Bluebird Housing Information
What kind of nestbox should I put up?
How high should the nestbox be from the ground?
Where can I get a good nestbox, and how much will it cost?
Where can I obtain a mounting post, and how much will that cost?
Why can’t I put my nestbox on a tree or a wooden fence post?
What is a predator baffle, and do I really need one?
Can I make my own nestbox?
Where should the nestbox be located?
What kind of nestbox should I put up? Nestboxes should preferably be made of unpainted cedar, pine or redwood. If you must paint your nestbox, it should be painted ONLY on the outside, in a very light color, to avoid overheating. The box should have an overhanging slanted roof, NO perch, and a round entrance hole 1 1/2 to 1 9/16 in diameter. It should have ventilation and drainage holes, be deep enough so predators can’t reach in to get the eggs, and have a door that opens for ease of monitoring and cleaning. In areas of intense summer heat, additional measures should be taken to avoid overheating, such the use of 3/4” lumber, an overhanging roof on all sides, and placement in a location that receives shade from the afternoon sun.
Where can I get a good nestbox, and how much will it cost? Not all bird houses with a label that says “Bluebird House” are really suitable for Bluebirds! Nestboxes sold at home improvement or department stores may state that they are Bluebird Houses, but frequently they have no drainage or ventilation, the entrance holes may or may not be of the correct size and the box dimensions may or may not be proper. Any good bird supply house will sell a suitable Bluebird nestbox. Stores such as Wild Birds Unlimited sell Bluebird nestboxes You may be able to find a suitable nestbox at a “home improvement” store, but be certain that it fits all the specs necessary for a NABS-approved nestbox. The cost of an approved Bluebird house will vary from about $25 to $50, depending on whether you want a basic house or one that has extra features. It is always a good idea to measure the entrance hole even before you buy, because even an approved box could have an incorrect entrance hole (by mistake) If the entrance hole has several rough edges, they can be sanded down to make it easier for the blues to get in and out.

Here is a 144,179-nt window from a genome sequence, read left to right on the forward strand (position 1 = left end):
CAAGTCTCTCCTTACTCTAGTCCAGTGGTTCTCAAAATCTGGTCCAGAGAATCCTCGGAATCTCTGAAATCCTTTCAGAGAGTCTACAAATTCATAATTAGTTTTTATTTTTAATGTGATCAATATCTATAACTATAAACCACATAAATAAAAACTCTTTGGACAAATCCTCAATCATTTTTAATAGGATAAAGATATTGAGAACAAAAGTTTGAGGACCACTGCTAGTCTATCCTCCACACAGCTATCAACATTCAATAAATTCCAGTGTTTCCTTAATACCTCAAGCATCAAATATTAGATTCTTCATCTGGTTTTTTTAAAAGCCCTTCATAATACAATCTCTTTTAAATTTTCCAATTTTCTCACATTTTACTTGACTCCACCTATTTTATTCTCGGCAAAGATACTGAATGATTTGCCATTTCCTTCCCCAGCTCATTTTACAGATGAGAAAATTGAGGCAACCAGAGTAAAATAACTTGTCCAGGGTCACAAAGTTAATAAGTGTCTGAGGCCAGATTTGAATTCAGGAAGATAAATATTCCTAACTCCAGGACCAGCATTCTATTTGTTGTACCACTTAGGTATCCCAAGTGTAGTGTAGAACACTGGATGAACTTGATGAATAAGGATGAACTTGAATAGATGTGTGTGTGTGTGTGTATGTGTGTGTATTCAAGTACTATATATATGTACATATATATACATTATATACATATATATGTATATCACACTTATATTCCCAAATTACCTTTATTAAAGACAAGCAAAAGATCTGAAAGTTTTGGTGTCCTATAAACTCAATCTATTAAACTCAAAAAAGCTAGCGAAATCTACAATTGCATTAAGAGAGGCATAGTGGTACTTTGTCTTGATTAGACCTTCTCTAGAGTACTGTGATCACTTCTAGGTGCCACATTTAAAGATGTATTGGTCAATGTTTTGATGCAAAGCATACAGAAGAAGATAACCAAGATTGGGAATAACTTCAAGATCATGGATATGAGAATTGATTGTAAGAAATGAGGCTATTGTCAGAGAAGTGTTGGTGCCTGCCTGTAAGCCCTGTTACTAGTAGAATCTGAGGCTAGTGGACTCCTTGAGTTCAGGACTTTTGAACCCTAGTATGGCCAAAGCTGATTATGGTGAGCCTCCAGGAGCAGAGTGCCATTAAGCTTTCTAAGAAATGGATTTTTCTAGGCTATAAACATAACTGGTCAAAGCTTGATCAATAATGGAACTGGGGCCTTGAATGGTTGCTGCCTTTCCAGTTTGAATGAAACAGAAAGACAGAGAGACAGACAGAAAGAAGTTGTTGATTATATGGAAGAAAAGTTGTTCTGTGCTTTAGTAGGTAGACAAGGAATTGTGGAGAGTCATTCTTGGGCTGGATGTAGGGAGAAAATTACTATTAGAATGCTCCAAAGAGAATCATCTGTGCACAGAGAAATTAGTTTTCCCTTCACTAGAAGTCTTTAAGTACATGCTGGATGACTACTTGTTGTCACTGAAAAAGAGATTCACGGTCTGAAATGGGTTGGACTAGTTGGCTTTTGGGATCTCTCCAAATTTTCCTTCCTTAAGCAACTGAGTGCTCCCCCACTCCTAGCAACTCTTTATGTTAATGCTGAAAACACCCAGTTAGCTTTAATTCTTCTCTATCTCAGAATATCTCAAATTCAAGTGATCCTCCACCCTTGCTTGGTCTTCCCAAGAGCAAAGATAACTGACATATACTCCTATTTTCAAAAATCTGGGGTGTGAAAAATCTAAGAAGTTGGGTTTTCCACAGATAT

Where can I obtain a mounting post, and how much will that cost? Wild Birds unlimited (WBU) frequently also sells mounting poles called Bluebird house poles so the height is correct. They will also do the mounting hardware for you in the store. They also sell ground anchors for the poles, which cost about $10 for the heavy duty one and will keep that house standing straight, even in strong winds. Mounting posts may also be made from galvanized pipe obtained at a home improvement store.
Why can’t I put my nestbox on a tree or a wooden fence post? A natural cavity in a tree is not as obvious a target to a predator as a wooden box. It sticks out like a sore thumb. Predators are very clever. If they have found a meal in one wooden box, they learn to look for more, and if your nestbox is on a tree or fence post that a predator can climb, you will have placed your Bluebirds in more danger than if you had never offered them a nestbox at all.
What is a predator baffle, and do I really need one? A predator baffle is absolutely essential. Without a predator baffle, it is best not to put up any nestbox at all, as a nestbox without a baffle is like an open invitation to predators, as this photo demonstrates:
The most effective baffle against predators of all types, including raccoons, squirrels, and snakes is the Stovepipe Predator Baffle. (See directions below)
NABS Nestbox Plans and specifications for building, mounting and placement.
Hughes Slot box plans
Rita Efta Slot box plans
Gilbertson’s Nestbox and nestbox traps
Peterson Style nestbox
Stovepipe Predator Baffle
Where should the nestbox be located? The box should be at LEAST 50 feet from nearby bushes and trees, 200 feet if house wrens are a problem. It should not be located close to feeders used to attract other backyard birds. It must be far enough away from a tree, fence, etc. that a predator could not jump to or onto the house. The predator baffle will keep a predator from going UP, but will not prevent something from using a tree to jump onto the house. The opening of the nestbox should be facing away away from prevailing winds to prevent rain from being blown into the box opening. In hotter climates, it is important that the entrance face away from the afternoon sun, if at all possible. If you have tree swallows in your area, you can pair two boxes from 5 to 25 feet apart which will allow both species to nest. Any other boxes should be placed 300 feet apart and preferably out of sight of other pairs.